2002 Darwin Award Winner
(30 June 2002, Hawaii)
18-year-old Daniel was vacationing with his family when he met up with
three young women on a Hawaiian beach. Perhaps the company of the women
addled his brain. Half an hour after meeting them, he was frolicking in a
dangerous natural waterspout called the Halona Blowhole: a rock funnel
formation that shoots seawater twenty feet into the air.
Confirmed True by Darwin
Confirmed True by Darwin
A locked gate keeps people away from the stairs to the blowhole, and a warning sign proclaims, "Hazardous Conditions. Do Not Go Beyond This Point." A local comedian has placed a skull labeled "Boneyard Reef" on the warning sign. However, the area can be reached by climbing the rocks from beaches on either side, and perhaps the warning signs are not so apparent.
Witnesses said that Daniel walked right by them on his way to the blowhole, and they warned him to stay away. He kept going, climbing over the rocky shelves to reach the hole shortly before 3pm. He was overheard to say he wanted to feel the water hit his chest.
Thirty seconds later his wish was granted. Dozens of people watched in amazement from a highway overlook while he straddled the blowhole, arms outstretched, laughing while spray washed over him. Then a large wave hit the rocks, and a blast of water launched him five feet into the air and dropped him headfirst into the blowhole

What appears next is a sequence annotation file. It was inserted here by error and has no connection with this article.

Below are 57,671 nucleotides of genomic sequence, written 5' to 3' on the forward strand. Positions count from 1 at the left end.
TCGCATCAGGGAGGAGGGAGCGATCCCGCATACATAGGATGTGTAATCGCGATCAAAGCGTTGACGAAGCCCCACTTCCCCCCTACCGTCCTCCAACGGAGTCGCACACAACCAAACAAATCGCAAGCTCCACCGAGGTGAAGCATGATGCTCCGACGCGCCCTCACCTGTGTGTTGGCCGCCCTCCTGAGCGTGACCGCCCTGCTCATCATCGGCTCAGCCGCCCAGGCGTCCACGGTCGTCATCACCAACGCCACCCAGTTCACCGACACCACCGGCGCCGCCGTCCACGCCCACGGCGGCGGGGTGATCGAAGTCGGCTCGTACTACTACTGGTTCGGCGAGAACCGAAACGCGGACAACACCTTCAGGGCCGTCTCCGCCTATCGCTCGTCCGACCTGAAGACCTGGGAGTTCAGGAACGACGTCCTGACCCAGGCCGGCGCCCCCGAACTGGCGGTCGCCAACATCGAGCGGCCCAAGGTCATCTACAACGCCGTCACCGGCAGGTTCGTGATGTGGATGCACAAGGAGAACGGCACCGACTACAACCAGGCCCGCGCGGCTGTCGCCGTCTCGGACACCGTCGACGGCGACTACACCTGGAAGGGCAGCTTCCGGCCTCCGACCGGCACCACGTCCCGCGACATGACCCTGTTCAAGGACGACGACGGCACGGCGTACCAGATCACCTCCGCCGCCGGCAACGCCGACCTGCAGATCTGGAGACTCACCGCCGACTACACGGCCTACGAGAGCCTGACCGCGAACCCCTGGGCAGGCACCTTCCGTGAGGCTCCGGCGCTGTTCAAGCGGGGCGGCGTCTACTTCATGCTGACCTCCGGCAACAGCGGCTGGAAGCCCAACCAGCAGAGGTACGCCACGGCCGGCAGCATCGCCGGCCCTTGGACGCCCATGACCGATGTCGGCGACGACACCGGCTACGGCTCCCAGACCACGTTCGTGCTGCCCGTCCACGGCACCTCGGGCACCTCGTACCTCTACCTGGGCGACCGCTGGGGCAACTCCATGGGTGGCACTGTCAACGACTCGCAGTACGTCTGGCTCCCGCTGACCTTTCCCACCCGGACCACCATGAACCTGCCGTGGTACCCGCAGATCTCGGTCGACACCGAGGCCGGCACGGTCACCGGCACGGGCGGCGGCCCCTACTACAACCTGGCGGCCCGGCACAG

According to firefighter Todd Hugo, who attempted to locate the body while tied to a safety rope, the blowhole narrows then opens up eight feet down. "You could tell when a wave was coming in. There was a kind of humming sound."
Divers recovered Daniel's body the next day. It was the fourth time a victim has been swept into the blowhole since 1927. Two men died in 1969 and 1986, and one man survived in 1967. "I can't understand the mindset," said Fire Chief James Arciero.
Daniel's female companions were seen being comforted by a young man wearing a T-shirt that read, "Every day, death is near."
Late-breaking news: The family filed a lawsuit against the city, and the state of Hawaii, claiming they were negligent in not posting warning signs. According to Kaialii, a local fan, "The evidence presented by both Hawaii newspapers points to the fact that the authorities can't put up enough signs to protect those who choose to have a lapse in judgment from themselves."
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Reference: Honolulu Advertiser
Pictures of the Halona Blowhole